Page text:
FIGURE 5
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Figure 5. MIG6 binds to SHC1 through PTB and SH2 domains. (A) Immunoprecipitation (IP) followed by Western blot showing binding of MIG6 with SHC1 in HRECs, which was further augmented by EGF (50 ng/ml) treatment. (B) MIG6 binding to SHC1 was analyzed by densitometry and normalized by total MIG6. Fold induction relative to the control is shown as the mean ± SEM from three independent experiments. ** p < 0.01 (two-tailed paired Student's t-test). (C) Schematic representation of SHC1 deletion mutants. The full-length (WT) and the truncated deletion mutants of SHC1 were tagged with HA in their C-terminus. The truncated mutants of SHC1 lack the PTB domain (ΔPTB: deletion of amino acids 30–210), proline-rich domain (ΔPro-rich: deletion of amino acids 300–366) in CH1 (collagen homology 1) region, and the SH2 domain (ΔSH2: deletion of amino acids 377–469). (D) Association of MIG6 with the truncated mutants of SHC1 was determined by GST pull-down assay, showing that MIG6 binding is mediated by the PTB and SH2 domains in SHC1.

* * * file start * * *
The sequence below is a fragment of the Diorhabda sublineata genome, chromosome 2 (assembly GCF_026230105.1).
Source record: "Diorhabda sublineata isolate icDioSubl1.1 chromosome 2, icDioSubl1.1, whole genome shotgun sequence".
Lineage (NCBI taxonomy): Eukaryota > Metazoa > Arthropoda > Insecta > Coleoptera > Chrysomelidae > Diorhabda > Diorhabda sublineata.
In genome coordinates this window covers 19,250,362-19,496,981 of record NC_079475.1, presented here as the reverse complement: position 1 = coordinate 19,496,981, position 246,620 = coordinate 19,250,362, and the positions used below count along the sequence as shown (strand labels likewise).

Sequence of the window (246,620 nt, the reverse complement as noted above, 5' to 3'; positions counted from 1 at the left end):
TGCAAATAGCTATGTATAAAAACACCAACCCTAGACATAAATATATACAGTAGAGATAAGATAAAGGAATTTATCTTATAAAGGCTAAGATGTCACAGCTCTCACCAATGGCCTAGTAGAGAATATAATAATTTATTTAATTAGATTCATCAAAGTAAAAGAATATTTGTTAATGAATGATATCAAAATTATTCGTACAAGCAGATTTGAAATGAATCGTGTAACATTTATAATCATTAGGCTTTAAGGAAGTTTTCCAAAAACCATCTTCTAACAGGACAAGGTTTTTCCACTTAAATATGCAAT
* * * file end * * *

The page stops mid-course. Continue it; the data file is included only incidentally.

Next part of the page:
MIG6 Inhibits SHC1 Phosphorylation

It is known that phosphorylation of SHC1 is critical in promoting cell proliferation, migration, and survival (Zheng et al., 2013; Ahn et al., 2017; Wright et al., 2019). We therefore examined whether MIG6 affected SHC1 phosphorylation. We found that gene deletion of Mig6 increased SHC1 phosphorylation at both the basal level and after EGF stimulation in primary mouse lung ECs (Figures 6A,B). Moreover, MIG6 overexpression decreased SHC1 phosphorylation in HRECs (Figures 6C,D), while opposite effects were observed after MIG6 knockdown (Supplementary Figures 5A–D). These data thus demonstrate that MIG6 has a critical suppressive effect on SHC1 phosphorylation.

FIGURE 6